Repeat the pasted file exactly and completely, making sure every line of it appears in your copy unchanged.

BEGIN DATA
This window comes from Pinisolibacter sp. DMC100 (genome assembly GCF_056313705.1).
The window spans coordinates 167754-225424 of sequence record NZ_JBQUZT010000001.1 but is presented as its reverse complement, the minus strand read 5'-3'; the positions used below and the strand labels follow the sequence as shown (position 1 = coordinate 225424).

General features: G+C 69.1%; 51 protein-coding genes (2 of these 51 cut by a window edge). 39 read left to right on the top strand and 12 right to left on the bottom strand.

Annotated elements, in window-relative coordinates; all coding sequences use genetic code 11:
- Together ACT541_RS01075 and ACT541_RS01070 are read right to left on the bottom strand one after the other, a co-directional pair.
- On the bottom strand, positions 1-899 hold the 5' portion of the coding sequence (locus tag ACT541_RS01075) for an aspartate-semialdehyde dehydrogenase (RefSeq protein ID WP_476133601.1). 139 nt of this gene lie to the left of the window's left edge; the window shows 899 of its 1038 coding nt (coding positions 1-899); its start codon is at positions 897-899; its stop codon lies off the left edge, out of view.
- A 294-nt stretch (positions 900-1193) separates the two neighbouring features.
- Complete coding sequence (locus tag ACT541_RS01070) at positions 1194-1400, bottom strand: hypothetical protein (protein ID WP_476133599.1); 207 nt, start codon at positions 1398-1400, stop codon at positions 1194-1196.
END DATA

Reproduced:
This window comes from Pinisolibacter sp. DMC100 (genome assembly GCF_056313705.1).
The window spans coordinates 167754-225424 of sequence record NZ_JBQUZT010000001.1 but is presented as its reverse complement, the minus strand read 5'-3'; the positions used below and the strand labels follow the sequence as shown (position 1 = coordinate 225424).

General features: G+C 69.1%; 51 protein-coding genes (2 of these 51 cut by a window edge). 39 read left to right on the top strand and 12 right to left on the bottom strand.

Annotated elements, in window-relative coordinates; all coding sequences use genetic code 11:
- Together ACT541_RS01075 and ACT541_RS01070 are read right to left on the bottom strand one after the other, a co-directional pair.
- On the bottom strand, positions 1-899 hold the 5' portion of the coding sequence (locus tag ACT541_RS01075) for an aspartate-semialdehyde dehydrogenase (RefSeq protein ID WP_476133601.1). 139 nt of this gene lie to the left of the window's left edge; the window shows 899 of its 1038 coding nt (coding positions 1-899); its start codon is at positions 897-899; its stop codon lies off the left edge, out of view.
- A 294-nt stretch (positions 900-1193) separates the two neighbouring features.
- Complete coding sequence (locus tag ACT541_RS01070) at positions 1194-1400, bottom strand: hypothetical protein (protein ID WP_476133599.1); 207 nt, start codon at positions 1398-1400, stop codon at positions 1194-1196.